Pointing out the influence of Ingmar Bergman in any current film is just approximately redundant, since either Bergman’s style or references to it (be they tongue-in-cheek, as in “I am Curious,” to overt and self-professed, as in “Interiors”) penetrate so much of film’s consciousness. “Seeking a Friend” may not know that it is conversing with “The Seventh Seal,” and “Cries and Whispers,” but the awareness of mortality is the soul of this film as it is in any of those films, and is just as central to the plot. Like Anders Ek’s spiritually discouraged priest in “Cries,” we too spend much of “Seeking a Friend” wondering why God (or whatever) feels the need to rend so much of life as insufferable heartache, boredom, loss, and sadness, ultimately all to be lost. Like Antonius Block, Dodge and Penny bide their time and make what progress they can on a road they both know to be short and incomplete, as though the mere act of wanting to live, to continue the experience of humanity, is enough to affect anything in the slightest.

And the afore-referenced Woody Allen, who receives his own filmic allusion in the form of a small, practically incidental but comedically emphasized line from “Annie Hall” regarding a therapist who wants Annie to see her “five times a week.” The exact same wording is used in this film in reference to Penny’s shortlived therapy experience, to which Penny responds by pointing out the therapist’s apparently ample need for human contact. “I would never want to be part of any club that would have someone like me for a member,” Alvie Singer states in “Annie Hall.” Both Penny and Dodge embody this “value system.” While his friends are drinking and screwing away their mortal terror, Dodge chooses to be alone, to ponder his wife who just left him and the life that’s about to be taken from him. He seeks what’s missing, what’s rejected him, in these final moments on earth. Not what he has.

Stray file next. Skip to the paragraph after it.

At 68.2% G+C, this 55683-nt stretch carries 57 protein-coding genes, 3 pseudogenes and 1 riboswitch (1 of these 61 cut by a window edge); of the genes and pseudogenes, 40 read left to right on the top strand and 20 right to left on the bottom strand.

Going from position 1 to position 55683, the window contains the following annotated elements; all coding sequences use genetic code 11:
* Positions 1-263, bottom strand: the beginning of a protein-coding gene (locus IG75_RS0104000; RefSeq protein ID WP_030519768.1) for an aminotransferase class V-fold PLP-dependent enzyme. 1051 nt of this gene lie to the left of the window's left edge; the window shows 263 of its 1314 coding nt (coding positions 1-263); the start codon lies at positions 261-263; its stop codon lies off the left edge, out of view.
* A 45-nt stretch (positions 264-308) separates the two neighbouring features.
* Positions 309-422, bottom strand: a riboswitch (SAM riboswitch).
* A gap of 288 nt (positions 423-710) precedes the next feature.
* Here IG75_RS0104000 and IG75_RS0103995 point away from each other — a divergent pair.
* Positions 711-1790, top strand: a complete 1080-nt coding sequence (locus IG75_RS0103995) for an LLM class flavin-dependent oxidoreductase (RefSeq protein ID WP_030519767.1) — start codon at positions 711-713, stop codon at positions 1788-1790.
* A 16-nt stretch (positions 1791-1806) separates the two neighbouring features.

“Seeking a Friend” clarifies a few things about life on earth. 1) It has no inherent meaning. 2) Someday it will end. 3) These are reasons to live fully and joyously, not sadly and cynically. And 4) Society, as it is, doesn’t allow us to live fully and joyously; only when things are about to end, when “nothing matters,” does everything become possible, does “human nature” actually evolve. Only when everything we’ve always been told is important is revealed to be as meaningless and insignificant as we ourselves are, do we see ourselves as free. And as Truman Burbank before them, Dodge and Penny step out of the realm of the comfortable and safe, and even farther, out of self-destruction, look into each other’s eyes, and see a new human nature, one without a hidden agenda, without fear, without winners or losers, without hope. And for that, it is at last an honest picture of reality. No wonder it didn’t win any Oscars.

Other things I liked: product placement was done tastefully. Co-stars, like Patton Oswalt, Rob Cordry, and one big one I don’t want to spoil as Dodge’s father, are well-chosen and funny. Brace yourself, and watch it without any distractions.